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nice a steak as ever was seen, and pickles and 'tatoes to match —and then go and stay away till near three o'clock ’’ “My dear aunt,” said Hull, “I could not help it—” “Aunt! what d'ye mean by aunt, Tommy!” cried the lady. “I’m sure the gentleman must be quite shocked to hear you talk in this way.” “I am too glad, Ma'am,” said I, “to have the pleasure of making the acquaintance of any relation of my old friend.” “Relation " almost screamed the lady. “Pooh, pooh!” said Hull. “Go away, Ma'am—I’m coming—go and get things ready. I'll be down directly—” “Not Is” said the lady: “if I’m not good enough to walk down this little dirty place with you, I'm sure I’m not good enough to ride about in chaises with you all over the country: so come, no nonsense, give us your arm.” “My dear friend,” said Hull, “good day—good day—don't come any further;-I—really—that's the worst of travelling with one's relations.” “Don’t talk stuff, Tommy,” said the lady: “you have been galivanting about—just like you—and I’m left to eat cold rump-steaks—” “Galli what?” said Hull—“pooh, pooh!—hold your tongue.” Seeing the state of affairs, and having realised the suspicions which had, during the latter part of our walk, grown up in my mind, I thought it but fair to accede to his wish, and leave him in the quiet possession of his amiable friend; and accordingly I shook hands with him just at the mile-stone, and was bidding him farewell and bowing with the greatest ceremony, when Wells, and his wife, and Bessy, made their appearance by emerging from a gate, which opened to the Townfield, and actually cut off the descending pair from the possibility of reaching their destination without passing them. “Hal” said I, “here's my father-in-law.” “Good bye,” said Hull; “goodbye—some other time—eh? My aunt is hungry—he l—I happen to know—pooh, pooh!” Saying which he fidgeted past the coming trio, and, although he might have been extremely intimate with Wells's relations, neither the time nor circumstances seemed at all suitable to a furtherance of the acquaintance; although I found as usual that Hull had spoken the whole truth when he claimed a recollection of the Rector, who perfectly well remembered his name, and having been much edified by the reports of some of his dissertations upon the productions of the venerable Caxton and Co. many years before.
I really was sorry, after what did actually occur, that I had so resolutely “stuck to his skirts” in the walk. Whatever might be the relationship between the little gentleman and the large lady it was nothing to me, and I admit that I should not have liked, under similar circumstances, to have suffered a similar interruption, besides which, as misfortunes never come alone, the inopportune appearance of the Rector and his family did not much mend the matter.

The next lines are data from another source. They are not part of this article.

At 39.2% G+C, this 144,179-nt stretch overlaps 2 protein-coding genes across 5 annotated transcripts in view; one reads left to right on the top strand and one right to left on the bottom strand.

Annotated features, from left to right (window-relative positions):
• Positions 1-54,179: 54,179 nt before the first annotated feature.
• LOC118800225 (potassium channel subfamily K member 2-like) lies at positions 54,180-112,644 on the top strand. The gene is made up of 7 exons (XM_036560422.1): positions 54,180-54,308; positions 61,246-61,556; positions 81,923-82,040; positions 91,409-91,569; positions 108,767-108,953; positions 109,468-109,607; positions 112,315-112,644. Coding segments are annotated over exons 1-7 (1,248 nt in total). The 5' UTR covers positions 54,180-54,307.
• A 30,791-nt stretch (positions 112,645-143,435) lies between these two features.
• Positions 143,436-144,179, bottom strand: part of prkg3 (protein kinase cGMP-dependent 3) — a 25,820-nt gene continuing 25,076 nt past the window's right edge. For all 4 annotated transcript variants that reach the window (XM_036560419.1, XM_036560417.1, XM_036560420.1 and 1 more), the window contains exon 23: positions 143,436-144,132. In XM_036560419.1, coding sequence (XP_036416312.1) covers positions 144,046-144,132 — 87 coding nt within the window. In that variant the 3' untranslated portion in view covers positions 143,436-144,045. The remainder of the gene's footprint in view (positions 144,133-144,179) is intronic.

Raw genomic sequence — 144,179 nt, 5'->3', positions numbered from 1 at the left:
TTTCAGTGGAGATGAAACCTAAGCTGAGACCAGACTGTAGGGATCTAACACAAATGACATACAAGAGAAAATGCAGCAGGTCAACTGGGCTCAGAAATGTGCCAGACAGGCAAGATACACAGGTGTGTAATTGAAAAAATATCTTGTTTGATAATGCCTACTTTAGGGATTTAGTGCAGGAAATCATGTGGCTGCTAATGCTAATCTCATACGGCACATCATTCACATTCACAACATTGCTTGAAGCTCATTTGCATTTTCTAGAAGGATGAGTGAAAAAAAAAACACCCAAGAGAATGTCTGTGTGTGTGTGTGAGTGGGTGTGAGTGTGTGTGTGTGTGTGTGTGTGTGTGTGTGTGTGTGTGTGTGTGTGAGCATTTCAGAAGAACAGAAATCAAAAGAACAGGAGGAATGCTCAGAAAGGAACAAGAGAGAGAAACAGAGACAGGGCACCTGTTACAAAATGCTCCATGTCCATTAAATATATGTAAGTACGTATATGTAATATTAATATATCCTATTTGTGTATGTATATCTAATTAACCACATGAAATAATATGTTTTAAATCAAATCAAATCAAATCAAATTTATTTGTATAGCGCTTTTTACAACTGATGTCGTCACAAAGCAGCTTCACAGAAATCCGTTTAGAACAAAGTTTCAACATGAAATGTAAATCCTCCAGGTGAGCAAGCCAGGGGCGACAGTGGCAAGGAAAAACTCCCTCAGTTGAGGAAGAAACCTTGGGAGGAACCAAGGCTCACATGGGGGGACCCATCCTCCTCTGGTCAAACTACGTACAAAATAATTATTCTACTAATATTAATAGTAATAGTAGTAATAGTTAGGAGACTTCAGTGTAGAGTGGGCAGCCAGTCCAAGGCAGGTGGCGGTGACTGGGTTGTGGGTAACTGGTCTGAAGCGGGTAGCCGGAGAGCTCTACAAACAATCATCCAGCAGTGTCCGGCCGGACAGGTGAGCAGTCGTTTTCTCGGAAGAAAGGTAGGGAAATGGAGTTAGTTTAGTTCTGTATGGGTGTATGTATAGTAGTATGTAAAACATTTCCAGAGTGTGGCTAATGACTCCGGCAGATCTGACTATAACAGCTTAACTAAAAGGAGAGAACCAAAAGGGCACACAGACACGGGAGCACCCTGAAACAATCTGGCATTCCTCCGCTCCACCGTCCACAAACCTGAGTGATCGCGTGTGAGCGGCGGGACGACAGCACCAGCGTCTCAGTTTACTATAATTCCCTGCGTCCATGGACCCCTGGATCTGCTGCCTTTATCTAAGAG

It may naturally be supposed that Wells was by no means sparing of his jokes and remarks upon what he had witnessed; however, the subjects of greater importance which occupied our attention somewhat diverted him from his full play, and, having resolved to say nothing to Harriet or her mother of the news that Hull had brought of Cuthbert's altered position, we waited, as may naturally be supposed, with the deepest anxiety for further intelligence from Nubley at Bath.
THERE was something irresistibly droll in the way in which my waggish father-in-law took the account of Hull's aunt, and the joint-stock travelling concern—to me, what I saw was a surprise of the most extraordinary character, inasmuch as I never had, during my acquaintance with my excellent friend, heard of any relations that he had; and as to such a relation as the one he had just produced, implying an extensive family—not only a person but a pedigree —such a thing had never escaped him. Wells merely said that if his old friend Hull had aunts, our recent neighbour Thompson had nieces; by which I found that my reverend relation rather doubted the consanguinity: but then if the story were not true (and if it were not, it would be the first that Hull had ever told me of that character) what could it mean? The only man in the world who insists upon it, that every story must have a foundation, is a builder, and there is he right enough; still there have been stories raised upon grounds which were never calculated to bear them, and I really was unable to account for the incident; for, considering the personal appearance of his companion, unless it had been his aunt—as he said it was—what could have induced him to travel about with it, not being sufficiently mercenary to make it a show ! The appearance of the lady brought to my mind a story told by the late Dr. Mosely, of a huge animal called a Mannatee, which is occasionally washed ashore dead at Barbadoes, where the Doctor for some time resided. This stupendous piece of Flotsom and Jetson was a matter of vital importance to the blacks, who, being slaves, were so extremely well fed, that they delighted rather to abase than exalt their taste, by having a touch at the Mannatee, upon which they went to work in the most extraordinary manner. Some time -after iving an account, or rather relating a tale of this monster, osely dined with George Colman; and of the party was a lady of bulk and shape much resembling Hull's aunt with the WOL. II. 14 "